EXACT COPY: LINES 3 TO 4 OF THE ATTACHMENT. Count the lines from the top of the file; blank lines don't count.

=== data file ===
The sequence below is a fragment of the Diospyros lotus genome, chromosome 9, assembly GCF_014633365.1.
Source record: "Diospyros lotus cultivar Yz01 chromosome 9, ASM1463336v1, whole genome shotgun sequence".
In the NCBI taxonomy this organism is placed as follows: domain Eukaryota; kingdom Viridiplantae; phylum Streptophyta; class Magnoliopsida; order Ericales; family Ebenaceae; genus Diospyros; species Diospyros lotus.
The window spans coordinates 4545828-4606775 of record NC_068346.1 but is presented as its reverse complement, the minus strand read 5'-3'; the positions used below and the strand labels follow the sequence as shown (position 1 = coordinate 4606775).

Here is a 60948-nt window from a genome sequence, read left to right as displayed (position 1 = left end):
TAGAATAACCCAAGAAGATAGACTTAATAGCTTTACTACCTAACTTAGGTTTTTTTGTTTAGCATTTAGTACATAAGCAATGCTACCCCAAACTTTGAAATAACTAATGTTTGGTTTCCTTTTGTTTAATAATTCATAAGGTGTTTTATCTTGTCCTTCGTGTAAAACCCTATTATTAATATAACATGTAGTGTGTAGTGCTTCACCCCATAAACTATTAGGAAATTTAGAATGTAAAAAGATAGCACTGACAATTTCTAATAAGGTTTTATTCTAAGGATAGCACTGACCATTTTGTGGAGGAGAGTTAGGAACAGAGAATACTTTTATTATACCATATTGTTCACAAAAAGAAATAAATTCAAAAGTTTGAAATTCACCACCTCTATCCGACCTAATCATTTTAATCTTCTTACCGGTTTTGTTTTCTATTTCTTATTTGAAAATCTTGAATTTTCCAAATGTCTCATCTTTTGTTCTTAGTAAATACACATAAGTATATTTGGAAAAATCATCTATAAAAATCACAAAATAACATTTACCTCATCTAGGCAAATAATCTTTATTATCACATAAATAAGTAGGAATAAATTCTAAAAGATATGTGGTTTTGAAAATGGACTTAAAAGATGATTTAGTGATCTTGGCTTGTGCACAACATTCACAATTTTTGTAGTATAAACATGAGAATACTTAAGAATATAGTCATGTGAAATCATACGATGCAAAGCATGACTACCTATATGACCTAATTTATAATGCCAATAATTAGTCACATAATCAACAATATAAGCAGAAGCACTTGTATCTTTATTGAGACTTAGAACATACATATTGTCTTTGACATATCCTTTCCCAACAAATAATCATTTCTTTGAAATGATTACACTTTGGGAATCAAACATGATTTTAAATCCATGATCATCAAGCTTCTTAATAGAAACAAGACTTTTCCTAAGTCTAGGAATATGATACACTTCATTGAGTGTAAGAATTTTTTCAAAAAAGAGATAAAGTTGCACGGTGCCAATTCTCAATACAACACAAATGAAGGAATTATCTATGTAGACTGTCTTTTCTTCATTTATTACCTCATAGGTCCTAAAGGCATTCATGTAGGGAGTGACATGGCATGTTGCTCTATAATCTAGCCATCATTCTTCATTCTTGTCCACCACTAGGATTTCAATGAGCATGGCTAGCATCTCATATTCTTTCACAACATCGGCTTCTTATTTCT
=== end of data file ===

In the NCBI taxonomy this organism is placed as follows: domain Eukaryota; kingdom Viridiplantae; phylum Streptophyta; class Magnoliopsida; order Ericales; family Ebenaceae; genus Diospyros; species Diospyros lotus.
The window spans coordinates 4545828-4606775 of record NC_068346.1 but is presented as its reverse complement, the minus strand read 5'-3'; the positions used below and the strand labels follow the sequence as shown (position 1 = coordinate 4606775).